This document contains all text in the 5 Communication and Research Skills (cars) modules

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With any new assignment, starting with the question is a good idea – before you begin researching and writing.

Understanding exactly what the assignment question is asking you to do is the key to success. Here’s how you can unpack the question:

Unpack the question

You can break down any assignment question into three key components: The task, the topic and the scope.

Say the assignment asks you to:

“Review the scientific evidence for evolution.”

From here you can break up the question into the task, topic and scope.

The word ‘review’ is the task ­­– it’s what you’re being asked to do; ‘evolution’ is the topic of the assignment; and most importantly, the ‘scientific evidence’ part limits the scope of the assignment.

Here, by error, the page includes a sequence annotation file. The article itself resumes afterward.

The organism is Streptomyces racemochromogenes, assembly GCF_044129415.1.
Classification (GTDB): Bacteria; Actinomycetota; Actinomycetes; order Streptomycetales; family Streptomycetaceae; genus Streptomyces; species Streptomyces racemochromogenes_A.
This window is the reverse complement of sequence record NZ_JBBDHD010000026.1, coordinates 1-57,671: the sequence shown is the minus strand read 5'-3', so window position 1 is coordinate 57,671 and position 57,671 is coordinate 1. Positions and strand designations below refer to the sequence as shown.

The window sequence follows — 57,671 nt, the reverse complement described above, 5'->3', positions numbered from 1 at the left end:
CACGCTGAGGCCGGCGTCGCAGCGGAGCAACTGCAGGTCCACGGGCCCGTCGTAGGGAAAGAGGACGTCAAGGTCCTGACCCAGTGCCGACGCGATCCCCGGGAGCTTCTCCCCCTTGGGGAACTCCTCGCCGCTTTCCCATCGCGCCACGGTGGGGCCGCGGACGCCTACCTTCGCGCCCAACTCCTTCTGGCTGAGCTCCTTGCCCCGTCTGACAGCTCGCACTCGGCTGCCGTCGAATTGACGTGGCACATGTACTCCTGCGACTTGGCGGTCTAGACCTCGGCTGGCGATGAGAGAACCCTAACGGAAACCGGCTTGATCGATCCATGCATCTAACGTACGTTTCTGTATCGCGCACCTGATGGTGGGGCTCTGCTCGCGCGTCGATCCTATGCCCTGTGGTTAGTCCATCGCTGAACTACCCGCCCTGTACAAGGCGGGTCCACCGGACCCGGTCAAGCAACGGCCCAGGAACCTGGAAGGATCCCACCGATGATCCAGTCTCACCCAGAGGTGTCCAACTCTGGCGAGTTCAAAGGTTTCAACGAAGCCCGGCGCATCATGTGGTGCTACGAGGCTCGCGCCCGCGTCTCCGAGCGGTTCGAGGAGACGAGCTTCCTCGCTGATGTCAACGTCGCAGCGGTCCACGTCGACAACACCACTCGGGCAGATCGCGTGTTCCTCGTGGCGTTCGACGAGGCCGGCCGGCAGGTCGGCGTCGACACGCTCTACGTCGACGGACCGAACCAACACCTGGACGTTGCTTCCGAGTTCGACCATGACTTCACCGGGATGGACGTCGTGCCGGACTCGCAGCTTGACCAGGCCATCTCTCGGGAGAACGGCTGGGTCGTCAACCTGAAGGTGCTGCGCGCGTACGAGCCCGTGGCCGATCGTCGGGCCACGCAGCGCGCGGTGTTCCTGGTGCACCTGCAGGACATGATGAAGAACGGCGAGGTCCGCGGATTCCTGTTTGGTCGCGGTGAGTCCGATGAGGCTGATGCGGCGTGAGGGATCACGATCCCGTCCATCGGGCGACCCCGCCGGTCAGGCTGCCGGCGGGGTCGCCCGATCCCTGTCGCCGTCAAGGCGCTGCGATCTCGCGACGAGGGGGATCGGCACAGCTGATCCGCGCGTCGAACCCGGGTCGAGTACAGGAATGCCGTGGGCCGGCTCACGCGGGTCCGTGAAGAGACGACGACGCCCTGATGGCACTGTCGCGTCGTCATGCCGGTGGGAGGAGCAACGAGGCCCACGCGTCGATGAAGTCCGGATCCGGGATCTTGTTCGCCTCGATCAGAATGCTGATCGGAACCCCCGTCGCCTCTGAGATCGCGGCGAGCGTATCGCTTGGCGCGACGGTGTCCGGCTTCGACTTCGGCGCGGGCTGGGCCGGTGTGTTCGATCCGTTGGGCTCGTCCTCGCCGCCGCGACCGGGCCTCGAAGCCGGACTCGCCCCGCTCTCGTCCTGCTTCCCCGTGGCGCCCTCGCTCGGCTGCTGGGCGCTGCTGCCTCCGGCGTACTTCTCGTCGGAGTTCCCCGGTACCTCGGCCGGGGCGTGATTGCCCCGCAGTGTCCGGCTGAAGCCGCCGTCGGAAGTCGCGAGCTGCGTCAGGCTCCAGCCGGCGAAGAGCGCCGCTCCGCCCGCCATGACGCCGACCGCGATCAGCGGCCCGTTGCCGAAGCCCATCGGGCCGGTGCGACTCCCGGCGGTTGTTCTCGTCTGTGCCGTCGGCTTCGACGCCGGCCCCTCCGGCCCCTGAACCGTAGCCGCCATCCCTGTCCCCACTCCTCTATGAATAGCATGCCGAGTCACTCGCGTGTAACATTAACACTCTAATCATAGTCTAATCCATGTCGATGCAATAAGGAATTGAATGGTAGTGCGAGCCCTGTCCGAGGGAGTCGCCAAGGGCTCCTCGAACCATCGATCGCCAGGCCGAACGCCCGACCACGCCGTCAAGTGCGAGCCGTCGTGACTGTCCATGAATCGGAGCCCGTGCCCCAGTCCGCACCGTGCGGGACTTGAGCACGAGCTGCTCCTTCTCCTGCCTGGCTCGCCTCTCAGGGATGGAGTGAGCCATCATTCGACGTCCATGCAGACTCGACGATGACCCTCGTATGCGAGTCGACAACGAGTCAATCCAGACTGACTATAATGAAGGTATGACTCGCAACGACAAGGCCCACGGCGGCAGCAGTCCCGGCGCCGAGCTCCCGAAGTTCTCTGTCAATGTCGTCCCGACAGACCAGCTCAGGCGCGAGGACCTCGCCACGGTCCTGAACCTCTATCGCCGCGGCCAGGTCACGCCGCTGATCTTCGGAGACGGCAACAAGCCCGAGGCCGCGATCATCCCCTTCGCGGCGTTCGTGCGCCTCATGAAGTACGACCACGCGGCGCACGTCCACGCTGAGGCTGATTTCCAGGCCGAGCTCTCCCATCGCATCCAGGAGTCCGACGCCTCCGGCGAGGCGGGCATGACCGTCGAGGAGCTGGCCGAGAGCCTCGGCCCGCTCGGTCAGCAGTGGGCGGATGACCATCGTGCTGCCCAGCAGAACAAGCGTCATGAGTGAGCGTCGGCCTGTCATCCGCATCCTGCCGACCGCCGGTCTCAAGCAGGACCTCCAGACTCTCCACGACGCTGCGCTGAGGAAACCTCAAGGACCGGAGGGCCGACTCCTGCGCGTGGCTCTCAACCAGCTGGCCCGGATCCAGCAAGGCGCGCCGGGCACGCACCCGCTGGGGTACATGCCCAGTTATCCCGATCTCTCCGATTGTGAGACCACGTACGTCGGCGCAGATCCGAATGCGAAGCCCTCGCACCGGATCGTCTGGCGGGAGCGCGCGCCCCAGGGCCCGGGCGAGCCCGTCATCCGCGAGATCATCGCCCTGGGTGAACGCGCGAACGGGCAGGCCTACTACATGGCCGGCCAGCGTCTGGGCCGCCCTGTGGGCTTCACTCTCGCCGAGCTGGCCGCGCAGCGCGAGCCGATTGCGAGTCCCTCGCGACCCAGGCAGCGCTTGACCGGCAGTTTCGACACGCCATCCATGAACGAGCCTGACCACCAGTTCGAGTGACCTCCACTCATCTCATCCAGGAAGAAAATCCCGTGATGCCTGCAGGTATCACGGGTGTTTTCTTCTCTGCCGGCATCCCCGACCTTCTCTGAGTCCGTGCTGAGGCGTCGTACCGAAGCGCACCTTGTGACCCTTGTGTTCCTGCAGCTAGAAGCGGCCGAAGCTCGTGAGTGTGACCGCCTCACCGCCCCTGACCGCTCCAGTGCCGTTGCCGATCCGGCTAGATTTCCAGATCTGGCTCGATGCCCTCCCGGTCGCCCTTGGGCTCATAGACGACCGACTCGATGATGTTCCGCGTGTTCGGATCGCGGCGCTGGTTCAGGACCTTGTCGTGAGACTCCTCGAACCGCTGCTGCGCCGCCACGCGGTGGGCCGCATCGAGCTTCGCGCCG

Once you’ve identified the task, topic and scope, you can unpack these three elements further.

Let’s look at the task first:


The task sets out what you’re being asked to do.

In assignment questions, you’ll often see directions such as ‘argue,’ ‘contrast’ and ‘define’; these are ‘task words.’

At university, these task words have specific meanings which tell you what you have to do.

Now let’s look at the topic and scope of the question more closely.

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